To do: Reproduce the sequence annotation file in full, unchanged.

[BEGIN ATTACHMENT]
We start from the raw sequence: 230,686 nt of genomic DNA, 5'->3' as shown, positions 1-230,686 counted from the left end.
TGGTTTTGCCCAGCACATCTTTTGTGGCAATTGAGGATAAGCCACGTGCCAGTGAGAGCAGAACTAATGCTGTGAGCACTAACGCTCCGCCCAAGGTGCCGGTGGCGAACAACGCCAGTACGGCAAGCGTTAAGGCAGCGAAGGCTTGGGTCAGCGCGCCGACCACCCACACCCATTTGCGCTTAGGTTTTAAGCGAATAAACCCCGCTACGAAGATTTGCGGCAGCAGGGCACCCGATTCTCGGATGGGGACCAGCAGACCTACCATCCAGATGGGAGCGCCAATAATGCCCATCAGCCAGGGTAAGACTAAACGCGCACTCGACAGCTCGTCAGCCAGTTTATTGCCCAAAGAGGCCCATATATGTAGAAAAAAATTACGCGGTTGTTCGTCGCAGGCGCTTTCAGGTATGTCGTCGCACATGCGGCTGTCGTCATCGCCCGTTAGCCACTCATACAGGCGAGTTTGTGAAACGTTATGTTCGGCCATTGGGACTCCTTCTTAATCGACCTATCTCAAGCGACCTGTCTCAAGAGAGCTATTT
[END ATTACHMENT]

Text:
We start from the raw sequence: 230,686 nt of genomic DNA, 5'->3' as shown, positions 1-230,686 counted from the left end.
TGGTTTTGCCCAGCACATCTTTTGTGGCAATTGAGGATAAGCCACGTGCCAGTGAGAGCAGAACTAATGCTGTGAGCACTAACGCTCCGCCCAAGGTGCCGGTGGCGAACAACGCCAGTACGGCAAGCGTTAAGGCAGCGAAGGCTTGGGTCAGCGCGCCGACCACCCACACCCATTTGCGCTTAGGTTTTAAGCGAATAAACCCCGCTACGAAGATTTGCGGCAGCAGGGCACCCGATTCTCGGATGGGGACCAGCAGACCTACCATCCAGATGGGAGCGCCAATAATGCCCATCAGCCAGGGTAAGACTAAACGCGCACTCGACAGCTCGTCAGCCAGTTTATTGCCCAAAGAGGCCCATATATGTAGAAAAAAATTACGCGGTTGTTCGTCGCAGGCGCTTTCAGGTATGTCGTCGCACATGCGGCTGTCGTCATCGCCCGTTAGCCACTCATACAGGCGAGTTTGTGAAACGTTATGTTCGGCCATTGGGACTCCTTCTTAATCGACCTATCTCAAGCGACCTGTCTCAAGAGAGCTATTT